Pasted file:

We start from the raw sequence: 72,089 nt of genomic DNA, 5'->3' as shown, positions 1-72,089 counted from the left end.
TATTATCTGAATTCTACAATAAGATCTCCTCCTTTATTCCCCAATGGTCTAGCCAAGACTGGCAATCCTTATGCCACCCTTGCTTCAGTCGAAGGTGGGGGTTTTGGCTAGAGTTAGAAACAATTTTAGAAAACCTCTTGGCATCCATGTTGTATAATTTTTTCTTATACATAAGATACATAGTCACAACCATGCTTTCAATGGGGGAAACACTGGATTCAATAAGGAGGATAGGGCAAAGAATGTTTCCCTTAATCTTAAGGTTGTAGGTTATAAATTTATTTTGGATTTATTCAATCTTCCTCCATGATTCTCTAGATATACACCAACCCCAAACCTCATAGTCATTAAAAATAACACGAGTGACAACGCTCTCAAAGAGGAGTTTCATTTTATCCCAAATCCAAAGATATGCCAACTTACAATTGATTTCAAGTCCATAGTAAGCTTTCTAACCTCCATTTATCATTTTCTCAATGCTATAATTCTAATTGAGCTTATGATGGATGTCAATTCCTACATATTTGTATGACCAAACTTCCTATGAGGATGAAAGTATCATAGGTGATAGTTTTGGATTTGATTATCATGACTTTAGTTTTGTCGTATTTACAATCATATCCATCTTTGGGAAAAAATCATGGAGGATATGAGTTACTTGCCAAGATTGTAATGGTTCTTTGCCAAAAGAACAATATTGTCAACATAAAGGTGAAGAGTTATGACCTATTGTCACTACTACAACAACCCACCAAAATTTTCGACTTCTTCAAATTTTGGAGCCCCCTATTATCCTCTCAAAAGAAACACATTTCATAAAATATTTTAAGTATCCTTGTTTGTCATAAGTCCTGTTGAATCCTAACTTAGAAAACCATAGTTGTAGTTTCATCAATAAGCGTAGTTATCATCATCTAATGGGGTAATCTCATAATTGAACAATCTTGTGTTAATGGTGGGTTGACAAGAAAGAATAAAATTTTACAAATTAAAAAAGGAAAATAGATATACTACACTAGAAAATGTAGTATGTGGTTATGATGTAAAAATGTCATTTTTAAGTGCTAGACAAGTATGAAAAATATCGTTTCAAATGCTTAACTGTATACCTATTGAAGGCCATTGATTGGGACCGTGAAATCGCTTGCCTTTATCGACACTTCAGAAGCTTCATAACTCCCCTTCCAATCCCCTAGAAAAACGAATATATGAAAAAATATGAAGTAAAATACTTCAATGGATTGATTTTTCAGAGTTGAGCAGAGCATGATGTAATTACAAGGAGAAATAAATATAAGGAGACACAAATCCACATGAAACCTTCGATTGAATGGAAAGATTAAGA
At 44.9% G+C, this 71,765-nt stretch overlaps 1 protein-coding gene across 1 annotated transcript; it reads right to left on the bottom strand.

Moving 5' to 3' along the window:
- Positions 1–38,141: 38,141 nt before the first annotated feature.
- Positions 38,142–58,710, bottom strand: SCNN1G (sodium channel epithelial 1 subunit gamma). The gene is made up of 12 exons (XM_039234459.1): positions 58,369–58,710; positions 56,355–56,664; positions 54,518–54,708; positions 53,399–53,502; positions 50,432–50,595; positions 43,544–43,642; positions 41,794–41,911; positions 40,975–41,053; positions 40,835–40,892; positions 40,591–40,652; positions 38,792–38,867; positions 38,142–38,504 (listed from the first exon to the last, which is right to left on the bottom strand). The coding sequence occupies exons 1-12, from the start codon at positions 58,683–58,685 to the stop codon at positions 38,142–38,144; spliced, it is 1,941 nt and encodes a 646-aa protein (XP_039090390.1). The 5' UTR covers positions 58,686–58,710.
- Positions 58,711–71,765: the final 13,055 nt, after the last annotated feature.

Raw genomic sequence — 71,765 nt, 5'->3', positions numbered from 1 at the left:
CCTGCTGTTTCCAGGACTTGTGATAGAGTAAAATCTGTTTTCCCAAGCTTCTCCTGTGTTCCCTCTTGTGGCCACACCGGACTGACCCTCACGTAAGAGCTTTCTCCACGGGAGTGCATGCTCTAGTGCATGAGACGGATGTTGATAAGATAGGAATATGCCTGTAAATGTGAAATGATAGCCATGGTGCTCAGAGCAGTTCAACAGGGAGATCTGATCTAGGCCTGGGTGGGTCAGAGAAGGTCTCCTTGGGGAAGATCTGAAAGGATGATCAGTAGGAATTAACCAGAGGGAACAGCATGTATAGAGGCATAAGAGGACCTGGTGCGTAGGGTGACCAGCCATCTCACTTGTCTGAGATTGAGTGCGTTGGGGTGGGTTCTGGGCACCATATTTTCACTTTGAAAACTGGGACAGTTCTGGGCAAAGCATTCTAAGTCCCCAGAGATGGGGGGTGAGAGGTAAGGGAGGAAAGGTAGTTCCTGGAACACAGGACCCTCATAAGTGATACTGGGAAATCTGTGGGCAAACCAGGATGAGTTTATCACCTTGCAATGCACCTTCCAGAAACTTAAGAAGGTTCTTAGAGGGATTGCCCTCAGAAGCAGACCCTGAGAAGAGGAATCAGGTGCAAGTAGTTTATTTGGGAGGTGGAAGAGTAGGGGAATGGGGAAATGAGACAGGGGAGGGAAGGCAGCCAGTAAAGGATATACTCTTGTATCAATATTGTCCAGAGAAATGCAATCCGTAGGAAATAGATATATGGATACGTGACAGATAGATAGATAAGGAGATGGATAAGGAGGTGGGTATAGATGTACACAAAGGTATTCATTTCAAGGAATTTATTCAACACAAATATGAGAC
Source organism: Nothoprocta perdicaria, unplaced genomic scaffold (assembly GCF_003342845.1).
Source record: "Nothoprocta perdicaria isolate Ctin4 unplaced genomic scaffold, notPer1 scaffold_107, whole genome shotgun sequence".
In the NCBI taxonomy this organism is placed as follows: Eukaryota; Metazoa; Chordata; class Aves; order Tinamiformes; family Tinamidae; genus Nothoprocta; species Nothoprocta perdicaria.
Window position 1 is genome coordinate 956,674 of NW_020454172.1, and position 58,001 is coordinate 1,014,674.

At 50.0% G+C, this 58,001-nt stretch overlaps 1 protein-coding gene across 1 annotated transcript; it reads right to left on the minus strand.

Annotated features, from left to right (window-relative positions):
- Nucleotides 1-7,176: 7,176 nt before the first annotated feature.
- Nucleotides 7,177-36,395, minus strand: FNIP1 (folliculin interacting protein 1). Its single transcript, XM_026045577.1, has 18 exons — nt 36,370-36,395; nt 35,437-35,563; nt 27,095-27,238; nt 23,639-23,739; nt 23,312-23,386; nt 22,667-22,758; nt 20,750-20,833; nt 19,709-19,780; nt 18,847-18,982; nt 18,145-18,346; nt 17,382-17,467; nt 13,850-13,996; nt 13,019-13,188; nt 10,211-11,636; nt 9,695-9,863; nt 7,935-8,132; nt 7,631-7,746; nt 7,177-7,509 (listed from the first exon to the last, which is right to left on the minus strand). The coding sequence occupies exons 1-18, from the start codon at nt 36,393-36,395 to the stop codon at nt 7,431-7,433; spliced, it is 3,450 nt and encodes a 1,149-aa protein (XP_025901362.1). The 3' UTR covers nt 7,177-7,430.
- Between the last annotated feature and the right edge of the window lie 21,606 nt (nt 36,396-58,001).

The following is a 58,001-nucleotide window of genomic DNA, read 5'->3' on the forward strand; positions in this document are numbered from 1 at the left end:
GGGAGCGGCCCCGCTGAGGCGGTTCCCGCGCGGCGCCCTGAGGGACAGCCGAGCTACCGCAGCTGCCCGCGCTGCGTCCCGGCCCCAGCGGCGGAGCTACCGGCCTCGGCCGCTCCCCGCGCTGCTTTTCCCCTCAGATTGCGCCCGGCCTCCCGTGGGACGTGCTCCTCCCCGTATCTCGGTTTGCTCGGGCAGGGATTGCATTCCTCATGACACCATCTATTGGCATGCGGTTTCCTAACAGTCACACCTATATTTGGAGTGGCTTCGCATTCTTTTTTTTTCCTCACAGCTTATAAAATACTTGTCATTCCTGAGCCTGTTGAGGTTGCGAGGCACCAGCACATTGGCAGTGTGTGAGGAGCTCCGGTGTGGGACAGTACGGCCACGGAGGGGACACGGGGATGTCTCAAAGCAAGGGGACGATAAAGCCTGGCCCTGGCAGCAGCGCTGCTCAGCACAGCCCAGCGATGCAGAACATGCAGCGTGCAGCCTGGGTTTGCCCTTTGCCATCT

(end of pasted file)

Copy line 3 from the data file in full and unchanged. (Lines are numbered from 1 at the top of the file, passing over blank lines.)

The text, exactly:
At 44.9% G+C, this 71,765-nt stretch overlaps 1 protein-coding gene across 1 annotated transcript; it reads right to left on the bottom strand.